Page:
• H01L29/2003Nitride compounds

Abstract

Structures, devices and methods are provided for creating enhanced back barriers that improve the off-state breakdown and blocking characteristics in aluminum gallium nitride AlGaN/GaN high electron mobility transistors (HEMTs). In one aspect, selective fluorine ion implantation is employed when developing HEMTs to create the enhanced back barrier structures. By creating higher energy barriers at the back of the two-dimensional electron gas channel in the unintentionally doped GaN buffer, higher off-state breakdown voltage is advantageously provided and blocking capability is enhanced, while allowing for convenient and cost-effective post-epitaxial growth fabrication. Further non-limiting embodiments are provided that illustrate the advantages and flexibility of the disclosed structures.

Description

    FIELD OF THE INVENTION
  • This application claims priority to U.S. Provisional Patent Application Ser. No. 61/136,793, filed on Oct. 3, 2008, and entitled METHOD OF CREATING BACK BARRIER, AND ENHANCING THE OFF-STATE BREAKDOWN AND BLOCKING CAPABILITY IN AlGaN/GaN HEMT BY FLUORINE ION IMPLANTATION, the entirety of which is hereby incorporated by reference.
  • FIELD OF THE INVENTION
  • The subject disclosure is directed to field effect transistors and, more specifically, to structures, devices, and methods for creating a back barrier and enhancing off-state breakdown and blocking characteristics in Aluminum Gallium Nitride/Gallium Nitride (AlGaN/GaN) High Electron Mobility Transistors (HEMTs) by fluorine ion implantation.
  • BACKGROUND OF THE INVENTION
  • High Electron Mobility Transistors (HEMTs), also called heterostructure field-effect transistors (HFETs) or modulation-doped field-effect transistors (MODFETs), are field effect transistors typically incorporating a junction between two materials with different band gaps, e.g., a heterojunction, as the channel instead of a doped region. HEMTs use high mobility electrons generated by a heterojunction comprised of a highly-doped wider-bandgap n-type donor-supply layer, or unintentionally doped Aluminum-Gallium-Nitride (AlGaN), for example, and a non-doped narrower-bandgap layer with little or no intentional dopants, e.g., Gallium-Nitride (GaN).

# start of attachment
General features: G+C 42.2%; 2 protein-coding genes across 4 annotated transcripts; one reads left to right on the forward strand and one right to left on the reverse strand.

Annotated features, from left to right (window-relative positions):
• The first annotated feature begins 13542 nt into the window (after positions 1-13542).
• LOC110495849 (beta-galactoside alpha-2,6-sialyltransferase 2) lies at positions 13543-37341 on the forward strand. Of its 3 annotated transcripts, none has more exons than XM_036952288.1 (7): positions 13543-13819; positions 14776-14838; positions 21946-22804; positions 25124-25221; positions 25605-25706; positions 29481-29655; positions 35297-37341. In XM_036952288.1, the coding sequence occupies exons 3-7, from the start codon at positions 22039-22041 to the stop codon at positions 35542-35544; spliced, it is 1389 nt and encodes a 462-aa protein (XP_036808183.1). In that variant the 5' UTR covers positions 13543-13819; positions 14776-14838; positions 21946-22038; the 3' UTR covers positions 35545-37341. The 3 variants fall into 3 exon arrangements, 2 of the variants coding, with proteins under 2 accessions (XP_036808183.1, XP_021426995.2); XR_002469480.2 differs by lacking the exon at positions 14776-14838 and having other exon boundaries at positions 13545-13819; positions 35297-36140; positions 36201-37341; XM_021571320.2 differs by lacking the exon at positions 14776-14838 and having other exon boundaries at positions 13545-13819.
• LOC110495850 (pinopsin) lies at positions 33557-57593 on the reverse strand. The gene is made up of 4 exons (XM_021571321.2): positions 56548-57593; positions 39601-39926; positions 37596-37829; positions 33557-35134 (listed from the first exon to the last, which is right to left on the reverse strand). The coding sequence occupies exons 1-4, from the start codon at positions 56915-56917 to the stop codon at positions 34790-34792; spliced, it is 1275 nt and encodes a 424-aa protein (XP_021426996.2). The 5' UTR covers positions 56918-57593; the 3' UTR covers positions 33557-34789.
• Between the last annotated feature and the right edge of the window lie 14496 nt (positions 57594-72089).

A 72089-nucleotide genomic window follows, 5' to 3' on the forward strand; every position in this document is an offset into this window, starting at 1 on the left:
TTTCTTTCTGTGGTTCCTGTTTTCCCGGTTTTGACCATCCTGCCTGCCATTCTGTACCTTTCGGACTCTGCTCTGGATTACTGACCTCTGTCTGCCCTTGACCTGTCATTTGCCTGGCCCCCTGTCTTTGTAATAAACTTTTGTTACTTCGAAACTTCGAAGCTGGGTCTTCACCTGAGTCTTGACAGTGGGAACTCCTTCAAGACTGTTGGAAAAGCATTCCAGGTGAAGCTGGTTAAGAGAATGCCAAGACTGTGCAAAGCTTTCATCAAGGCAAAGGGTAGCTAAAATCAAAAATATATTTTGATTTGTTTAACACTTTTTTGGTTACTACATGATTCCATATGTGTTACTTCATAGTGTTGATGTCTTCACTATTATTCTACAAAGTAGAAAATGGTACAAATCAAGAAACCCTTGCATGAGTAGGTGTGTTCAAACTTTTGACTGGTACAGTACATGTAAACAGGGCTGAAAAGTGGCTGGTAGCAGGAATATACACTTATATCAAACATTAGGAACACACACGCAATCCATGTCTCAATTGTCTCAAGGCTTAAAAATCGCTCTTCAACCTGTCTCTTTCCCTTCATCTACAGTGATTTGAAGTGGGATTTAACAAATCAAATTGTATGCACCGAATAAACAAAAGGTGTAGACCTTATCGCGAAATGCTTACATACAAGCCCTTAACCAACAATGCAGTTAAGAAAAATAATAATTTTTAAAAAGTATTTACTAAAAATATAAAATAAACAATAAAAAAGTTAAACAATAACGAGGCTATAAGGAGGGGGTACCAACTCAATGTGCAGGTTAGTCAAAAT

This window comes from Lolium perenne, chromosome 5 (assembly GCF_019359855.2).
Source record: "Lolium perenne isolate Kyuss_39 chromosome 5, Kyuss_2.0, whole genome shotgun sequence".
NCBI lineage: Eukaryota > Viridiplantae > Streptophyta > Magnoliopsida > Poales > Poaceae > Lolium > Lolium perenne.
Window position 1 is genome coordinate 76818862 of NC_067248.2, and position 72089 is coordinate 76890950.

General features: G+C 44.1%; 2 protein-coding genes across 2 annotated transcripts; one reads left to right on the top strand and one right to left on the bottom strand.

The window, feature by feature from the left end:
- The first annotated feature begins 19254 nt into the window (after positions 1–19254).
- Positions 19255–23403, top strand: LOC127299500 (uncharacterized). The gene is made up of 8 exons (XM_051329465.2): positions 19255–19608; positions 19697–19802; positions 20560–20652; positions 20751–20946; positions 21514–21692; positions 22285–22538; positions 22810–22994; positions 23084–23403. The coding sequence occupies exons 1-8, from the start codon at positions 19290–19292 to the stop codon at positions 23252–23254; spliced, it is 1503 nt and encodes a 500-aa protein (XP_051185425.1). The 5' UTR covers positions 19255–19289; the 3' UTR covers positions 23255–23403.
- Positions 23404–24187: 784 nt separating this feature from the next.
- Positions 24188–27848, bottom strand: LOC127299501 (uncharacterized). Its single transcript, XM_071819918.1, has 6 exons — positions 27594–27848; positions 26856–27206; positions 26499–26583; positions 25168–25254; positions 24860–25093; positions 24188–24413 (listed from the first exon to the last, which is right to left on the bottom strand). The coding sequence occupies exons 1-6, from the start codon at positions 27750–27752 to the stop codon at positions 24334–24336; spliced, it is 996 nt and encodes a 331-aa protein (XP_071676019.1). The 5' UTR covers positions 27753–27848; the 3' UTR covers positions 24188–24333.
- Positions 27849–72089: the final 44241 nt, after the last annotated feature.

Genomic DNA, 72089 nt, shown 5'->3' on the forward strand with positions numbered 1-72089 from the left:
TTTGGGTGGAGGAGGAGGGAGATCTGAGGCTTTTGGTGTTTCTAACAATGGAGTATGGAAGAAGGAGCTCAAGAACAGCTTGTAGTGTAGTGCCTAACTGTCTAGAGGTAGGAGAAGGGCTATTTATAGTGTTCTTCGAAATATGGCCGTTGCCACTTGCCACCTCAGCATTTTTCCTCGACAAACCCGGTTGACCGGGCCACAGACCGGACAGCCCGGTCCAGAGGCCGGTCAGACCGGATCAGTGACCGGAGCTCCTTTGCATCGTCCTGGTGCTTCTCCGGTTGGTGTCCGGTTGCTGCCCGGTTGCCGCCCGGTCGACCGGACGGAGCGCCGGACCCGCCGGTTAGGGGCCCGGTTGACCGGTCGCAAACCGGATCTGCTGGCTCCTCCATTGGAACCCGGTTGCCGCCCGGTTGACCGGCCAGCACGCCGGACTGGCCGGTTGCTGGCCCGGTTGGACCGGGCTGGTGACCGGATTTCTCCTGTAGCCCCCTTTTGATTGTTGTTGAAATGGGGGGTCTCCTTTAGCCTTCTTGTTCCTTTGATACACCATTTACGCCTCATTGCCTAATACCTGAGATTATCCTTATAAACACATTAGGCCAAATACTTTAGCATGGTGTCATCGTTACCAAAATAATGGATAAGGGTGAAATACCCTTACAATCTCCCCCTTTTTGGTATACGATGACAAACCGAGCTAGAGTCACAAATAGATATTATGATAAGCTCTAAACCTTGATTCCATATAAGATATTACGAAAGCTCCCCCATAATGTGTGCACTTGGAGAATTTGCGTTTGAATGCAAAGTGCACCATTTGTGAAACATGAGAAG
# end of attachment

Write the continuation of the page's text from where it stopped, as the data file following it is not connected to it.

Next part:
• For example, electrons generated in an n-type donor-supply layer can drop into the non-doped narrower-bandgap channel at the heterojunction to form a thin depleted n-type donor-supply sub-layer and narrower-bandgap channel, due to the heterojunction created by different band-gap materials forming an electron potential well in the conduction band on the non-doped side of the heterojunction. In the framework of AlGaN/GaN heterostructures, there is often no dopant required in the AlGaN layer due to the strong spontaneous and piezoelectric polarization effect in such systems. For example, electrons from surface donors can be swept into the GaN channel by the intrinsic polarization induced electric field. In this instance, the electrons can move quickly without colliding with any impurities, due to the unintentionally doped (e.g., not intentionally doped) layer's relative lack of impurities or dopants, from which the electrons cannot escape. The net result of such a heterojunction is to create a very thin layer of highly mobile conducting electrons with very high concentration or density, giving the channel very low resistivity. This layer is known as a two-dimensional electron gas (2DEG). As can be expected in field-effect transistor (FET), voltage applied to the gate alters the conductivity of this layer to form transistor structures.